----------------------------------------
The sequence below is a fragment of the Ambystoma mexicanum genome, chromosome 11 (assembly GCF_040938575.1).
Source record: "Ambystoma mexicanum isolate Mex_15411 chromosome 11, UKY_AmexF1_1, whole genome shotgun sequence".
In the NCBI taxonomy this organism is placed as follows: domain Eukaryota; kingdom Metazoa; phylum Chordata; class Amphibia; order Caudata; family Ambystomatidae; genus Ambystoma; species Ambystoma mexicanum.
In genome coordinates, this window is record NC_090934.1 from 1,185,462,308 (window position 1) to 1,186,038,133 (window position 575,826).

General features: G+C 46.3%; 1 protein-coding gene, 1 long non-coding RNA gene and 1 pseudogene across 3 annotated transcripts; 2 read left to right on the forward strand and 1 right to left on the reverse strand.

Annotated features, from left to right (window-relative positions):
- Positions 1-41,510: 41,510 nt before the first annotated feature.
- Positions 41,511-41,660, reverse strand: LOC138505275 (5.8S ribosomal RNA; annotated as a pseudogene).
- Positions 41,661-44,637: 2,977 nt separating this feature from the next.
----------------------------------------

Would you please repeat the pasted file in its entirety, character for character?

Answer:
The sequence below is a fragment of the Ambystoma mexicanum genome, chromosome 11 (assembly GCF_040938575.1).
Source record: "Ambystoma mexicanum isolate Mex_15411 chromosome 11, UKY_AmexF1_1, whole genome shotgun sequence".
In the NCBI taxonomy this organism is placed as follows: domain Eukaryota; kingdom Metazoa; phylum Chordata; class Amphibia; order Caudata; family Ambystomatidae; genus Ambystoma; species Ambystoma mexicanum.
In genome coordinates, this window is record NC_090934.1 from 1,185,462,308 (window position 1) to 1,186,038,133 (window position 575,826).

General features: G+C 46.3%; 1 protein-coding gene, 1 long non-coding RNA gene and 1 pseudogene across 3 annotated transcripts; 2 read left to right on the forward strand and 1 right to left on the reverse strand.

Annotated features, from left to right (window-relative positions):
- Positions 1-41,510: 41,510 nt before the first annotated feature.
- Positions 41,511-41,660, reverse strand: LOC138505275 (5.8S ribosomal RNA; annotated as a pseudogene).
- Positions 41,661-44,637: 2,977 nt separating this feature from the next.